Improving Condenser Performance and Reducing Dissolved Gases By Tackling Their Common Root Causes

Harpster, T.J. & Harpster, J.W.

“Improving Condenser Performance and Reducing Dissolved Gases By Tackling Their Common Root Causes” The 27th Annual Electric Utility Chemistry Workshop, May 15-17, 2007, Champaign, IL.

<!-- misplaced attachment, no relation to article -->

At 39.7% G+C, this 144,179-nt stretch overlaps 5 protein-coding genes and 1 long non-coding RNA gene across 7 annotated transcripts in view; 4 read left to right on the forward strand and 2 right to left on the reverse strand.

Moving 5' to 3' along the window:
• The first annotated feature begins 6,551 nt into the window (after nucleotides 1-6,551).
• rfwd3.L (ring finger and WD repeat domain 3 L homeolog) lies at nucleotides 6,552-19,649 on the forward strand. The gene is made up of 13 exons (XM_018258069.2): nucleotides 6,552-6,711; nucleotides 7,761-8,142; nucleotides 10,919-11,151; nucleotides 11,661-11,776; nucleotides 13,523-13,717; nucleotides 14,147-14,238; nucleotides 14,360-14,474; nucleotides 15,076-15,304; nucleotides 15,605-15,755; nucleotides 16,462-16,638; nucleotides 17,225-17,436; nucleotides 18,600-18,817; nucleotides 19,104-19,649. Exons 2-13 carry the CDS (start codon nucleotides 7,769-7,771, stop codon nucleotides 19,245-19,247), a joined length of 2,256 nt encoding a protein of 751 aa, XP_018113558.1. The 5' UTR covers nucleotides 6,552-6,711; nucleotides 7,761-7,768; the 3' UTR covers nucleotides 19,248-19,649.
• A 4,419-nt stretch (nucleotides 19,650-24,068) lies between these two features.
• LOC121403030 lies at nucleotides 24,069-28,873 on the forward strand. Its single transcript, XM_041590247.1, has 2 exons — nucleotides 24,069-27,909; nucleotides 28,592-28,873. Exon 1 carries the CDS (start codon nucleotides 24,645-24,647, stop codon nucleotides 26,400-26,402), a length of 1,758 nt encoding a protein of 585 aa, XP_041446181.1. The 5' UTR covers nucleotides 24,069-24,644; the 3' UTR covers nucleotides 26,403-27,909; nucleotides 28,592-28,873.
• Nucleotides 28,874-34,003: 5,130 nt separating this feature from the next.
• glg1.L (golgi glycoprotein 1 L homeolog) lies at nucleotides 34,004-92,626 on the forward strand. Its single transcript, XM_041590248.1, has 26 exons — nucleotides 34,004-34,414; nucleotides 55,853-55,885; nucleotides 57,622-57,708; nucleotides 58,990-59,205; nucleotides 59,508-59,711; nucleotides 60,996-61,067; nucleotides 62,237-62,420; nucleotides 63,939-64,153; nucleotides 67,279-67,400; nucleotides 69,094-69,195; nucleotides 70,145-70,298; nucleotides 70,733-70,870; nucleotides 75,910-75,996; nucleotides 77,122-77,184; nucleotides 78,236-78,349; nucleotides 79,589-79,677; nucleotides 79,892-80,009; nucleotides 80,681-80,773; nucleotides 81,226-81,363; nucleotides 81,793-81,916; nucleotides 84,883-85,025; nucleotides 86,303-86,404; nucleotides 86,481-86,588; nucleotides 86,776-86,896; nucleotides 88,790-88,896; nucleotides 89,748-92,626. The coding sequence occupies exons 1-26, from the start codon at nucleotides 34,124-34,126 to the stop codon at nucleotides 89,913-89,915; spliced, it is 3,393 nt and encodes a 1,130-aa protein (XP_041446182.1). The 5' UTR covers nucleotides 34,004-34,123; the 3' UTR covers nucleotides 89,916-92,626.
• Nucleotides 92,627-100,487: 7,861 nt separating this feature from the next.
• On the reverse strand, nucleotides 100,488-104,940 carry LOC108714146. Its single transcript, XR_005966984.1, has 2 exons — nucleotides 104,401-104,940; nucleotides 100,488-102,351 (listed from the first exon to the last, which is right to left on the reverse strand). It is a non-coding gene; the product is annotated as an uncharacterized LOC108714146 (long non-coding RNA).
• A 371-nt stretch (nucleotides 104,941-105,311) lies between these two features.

Although increases in measured air in-leakage, for a given condenser, will generally cause higher values of condensate dissolved oxygen, it will be shown that condenser configuration can cause significant elevation in the absolute level of this burdensome condensate contaminant even at low values of air ingress. Additionally, deleterious effects of air in-leakage for a particular condenser will result in decreased average heat transfer, elevated condenser pressure and low cleanliness factors. These effects, examined by the authors and generally recognized by others specializing in condenser performance issues, will be reviewed. More recently, new measurements in the air off-take lines, when coupled with understanding of steam/non-condensable gas mixture behavior around the tube bundle, have allowed common root cause identification for most condenser performance issues. The presence of the vent line water mist, as detected by modern air in-leakage measurement equipment, and its impact on chemistry issues through reduced venting capacity for air removal, particularly where steam jet ejectors are used, will be presented. A cost effective remedial action program that removes related chemistry upsets and the above performance losses, both resulting from the identified configuration root causes, will be described. Example data and condenser inspection findings will be presented.

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